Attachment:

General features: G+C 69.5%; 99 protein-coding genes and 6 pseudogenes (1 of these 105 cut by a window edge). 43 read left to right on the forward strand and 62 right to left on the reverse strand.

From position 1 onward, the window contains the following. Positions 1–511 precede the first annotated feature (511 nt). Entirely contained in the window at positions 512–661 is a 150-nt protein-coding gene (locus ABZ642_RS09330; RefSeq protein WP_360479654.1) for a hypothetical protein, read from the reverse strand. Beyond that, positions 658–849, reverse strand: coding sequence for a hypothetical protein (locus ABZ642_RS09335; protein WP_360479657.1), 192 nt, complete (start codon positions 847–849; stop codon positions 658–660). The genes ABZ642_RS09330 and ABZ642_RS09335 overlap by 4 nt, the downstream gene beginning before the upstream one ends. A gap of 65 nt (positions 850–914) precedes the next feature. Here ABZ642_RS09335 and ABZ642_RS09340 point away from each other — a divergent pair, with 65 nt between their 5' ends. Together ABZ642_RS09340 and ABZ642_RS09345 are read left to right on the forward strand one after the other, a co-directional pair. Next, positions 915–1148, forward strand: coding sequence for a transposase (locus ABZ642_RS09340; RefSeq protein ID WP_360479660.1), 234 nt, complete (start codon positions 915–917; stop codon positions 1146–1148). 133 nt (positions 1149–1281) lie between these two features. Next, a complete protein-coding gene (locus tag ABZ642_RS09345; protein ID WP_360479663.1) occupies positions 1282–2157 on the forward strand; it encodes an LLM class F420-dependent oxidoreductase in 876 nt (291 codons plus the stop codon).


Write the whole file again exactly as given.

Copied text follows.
General features: G+C 69.5%; 99 protein-coding genes and 6 pseudogenes (1 of these 105 cut by a window edge). 43 read left to right on the forward strand and 62 right to left on the reverse strand.

From position 1 onward, the window contains the following. Positions 1–511 precede the first annotated feature (511 nt). Entirely contained in the window at positions 512–661 is a 150-nt protein-coding gene (locus ABZ642_RS09330; RefSeq protein WP_360479654.1) for a hypothetical protein, read from the reverse strand. Beyond that, positions 658–849, reverse strand: coding sequence for a hypothetical protein (locus ABZ642_RS09335; protein WP_360479657.1), 192 nt, complete (start codon positions 847–849; stop codon positions 658–660). The genes ABZ642_RS09330 and ABZ642_RS09335 overlap by 4 nt, the downstream gene beginning before the upstream one ends. A gap of 65 nt (positions 850–914) precedes the next feature. Here ABZ642_RS09335 and ABZ642_RS09340 point away from each other — a divergent pair, with 65 nt between their 5' ends. Together ABZ642_RS09340 and ABZ642_RS09345 are read left to right on the forward strand one after the other, a co-directional pair. Next, positions 915–1148, forward strand: coding sequence for a transposase (locus ABZ642_RS09340; RefSeq protein ID WP_360479660.1), 234 nt, complete (start codon positions 915–917; stop codon positions 1146–1148). 133 nt (positions 1149–1281) lie between these two features. Next, a complete protein-coding gene (locus tag ABZ642_RS09345; protein ID WP_360479663.1) occupies positions 1282–2157 on the forward strand; it encodes an LLM class F420-dependent oxidoreductase in 876 nt (291 codons plus the stop codon).